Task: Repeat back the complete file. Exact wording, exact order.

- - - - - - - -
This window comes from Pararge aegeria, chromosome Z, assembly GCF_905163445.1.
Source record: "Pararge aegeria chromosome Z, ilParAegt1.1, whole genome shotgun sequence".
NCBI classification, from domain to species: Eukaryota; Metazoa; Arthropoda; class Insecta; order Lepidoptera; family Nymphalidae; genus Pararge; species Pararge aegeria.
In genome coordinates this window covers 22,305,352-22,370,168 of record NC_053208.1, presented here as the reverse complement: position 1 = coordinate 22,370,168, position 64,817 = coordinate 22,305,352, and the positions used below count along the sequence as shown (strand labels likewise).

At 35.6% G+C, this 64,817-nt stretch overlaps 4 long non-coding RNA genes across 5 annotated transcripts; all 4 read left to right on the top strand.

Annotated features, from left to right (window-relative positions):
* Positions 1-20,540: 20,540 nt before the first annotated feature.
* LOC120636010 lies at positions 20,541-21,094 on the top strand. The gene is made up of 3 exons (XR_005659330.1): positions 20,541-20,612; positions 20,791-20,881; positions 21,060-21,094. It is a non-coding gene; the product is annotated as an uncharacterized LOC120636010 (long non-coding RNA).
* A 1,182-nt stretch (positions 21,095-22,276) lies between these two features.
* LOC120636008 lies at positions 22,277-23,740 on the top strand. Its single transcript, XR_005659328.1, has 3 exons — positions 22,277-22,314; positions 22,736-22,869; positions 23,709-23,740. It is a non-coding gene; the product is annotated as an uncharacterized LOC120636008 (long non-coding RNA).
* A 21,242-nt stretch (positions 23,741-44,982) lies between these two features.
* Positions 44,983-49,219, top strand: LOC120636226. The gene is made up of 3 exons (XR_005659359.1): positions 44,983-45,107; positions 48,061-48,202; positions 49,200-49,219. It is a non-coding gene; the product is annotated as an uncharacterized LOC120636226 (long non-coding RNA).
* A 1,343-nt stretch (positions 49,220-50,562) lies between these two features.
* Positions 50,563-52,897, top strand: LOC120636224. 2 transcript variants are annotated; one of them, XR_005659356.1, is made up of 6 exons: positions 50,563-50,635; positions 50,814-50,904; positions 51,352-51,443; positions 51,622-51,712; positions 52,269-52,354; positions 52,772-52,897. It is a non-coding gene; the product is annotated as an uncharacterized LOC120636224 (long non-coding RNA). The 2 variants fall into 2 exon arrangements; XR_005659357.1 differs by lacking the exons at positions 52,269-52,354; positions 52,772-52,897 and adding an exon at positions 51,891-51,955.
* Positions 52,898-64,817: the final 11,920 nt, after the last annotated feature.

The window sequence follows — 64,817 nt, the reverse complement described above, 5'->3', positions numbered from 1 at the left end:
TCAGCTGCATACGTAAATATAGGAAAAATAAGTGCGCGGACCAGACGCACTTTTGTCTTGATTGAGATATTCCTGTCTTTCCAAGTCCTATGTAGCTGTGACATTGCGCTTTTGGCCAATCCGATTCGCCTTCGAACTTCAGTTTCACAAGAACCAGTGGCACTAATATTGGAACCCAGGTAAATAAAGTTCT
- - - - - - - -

This window comes from Pararge aegeria, chromosome Z, assembly GCF_905163445.1.
Source record: "Pararge aegeria chromosome Z, ilParAegt1.1, whole genome shotgun sequence".
NCBI classification, from domain to species: Eukaryota; Metazoa; Arthropoda; class Insecta; order Lepidoptera; family Nymphalidae; genus Pararge; species Pararge aegeria.
In genome coordinates this window covers 22,305,352-22,370,168 of record NC_053208.1, presented here as the reverse complement: position 1 = coordinate 22,370,168, position 64,817 = coordinate 22,305,352, and the positions used below count along the sequence as shown (strand labels likewise).

At 35.6% G+C, this 64,817-nt stretch overlaps 4 long non-coding RNA genes across 5 annotated transcripts; all 4 read left to right on the top strand.

Annotated features, from left to right (window-relative positions):
* Positions 1-20,540: 20,540 nt before the first annotated feature.
* LOC120636010 lies at positions 20,541-21,094 on the top strand. The gene is made up of 3 exons (XR_005659330.1): positions 20,541-20,612; positions 20,791-20,881; positions 21,060-21,094. It is a non-coding gene; the product is annotated as an uncharacterized LOC120636010 (long non-coding RNA).
* A 1,182-nt stretch (positions 21,095-22,276) lies between these two features.
* LOC120636008 lies at positions 22,277-23,740 on the top strand. Its single transcript, XR_005659328.1, has 3 exons — positions 22,277-22,314; positions 22,736-22,869; positions 23,709-23,740. It is a non-coding gene; the product is annotated as an uncharacterized LOC120636008 (long non-coding RNA).
* A 21,242-nt stretch (positions 23,741-44,982) lies between these two features.
* Positions 44,983-49,219, top strand: LOC120636226. The gene is made up of 3 exons (XR_005659359.1): positions 44,983-45,107; positions 48,061-48,202; positions 49,200-49,219. It is a non-coding gene; the product is annotated as an uncharacterized LOC120636226 (long non-coding RNA).
* A 1,343-nt stretch (positions 49,220-50,562) lies between these two features.
* Positions 50,563-52,897, top strand: LOC120636224. 2 transcript variants are annotated; one of them, XR_005659356.1, is made up of 6 exons: positions 50,563-50,635; positions 50,814-50,904; positions 51,352-51,443; positions 51,622-51,712; positions 52,269-52,354; positions 52,772-52,897. It is a non-coding gene; the product is annotated as an uncharacterized LOC120636224 (long non-coding RNA). The 2 variants fall into 2 exon arrangements; XR_005659357.1 differs by lacking the exons at positions 52,269-52,354; positions 52,772-52,897 and adding an exon at positions 51,891-51,955.
* Positions 52,898-64,817: the final 11,920 nt, after the last annotated feature.

The window sequence follows — 64,817 nt, the reverse complement described above, 5'->3', positions numbered from 1 at the left end:
TCAGCTGCATACGTAAATATAGGAAAAATAAGTGCGCGGACCAGACGCACTTTTGTCTTGATTGAGATATTCCTGTCTTTCCAAGTCCTATGTAGCTGTGACATTGCGCTTTTGGCCAATCCGATTCGCCTTCGAACTTCAGTTTCACAAGAACCAGTGGCACTAATATTGGAACCCAGGTAAATAAAGTTCT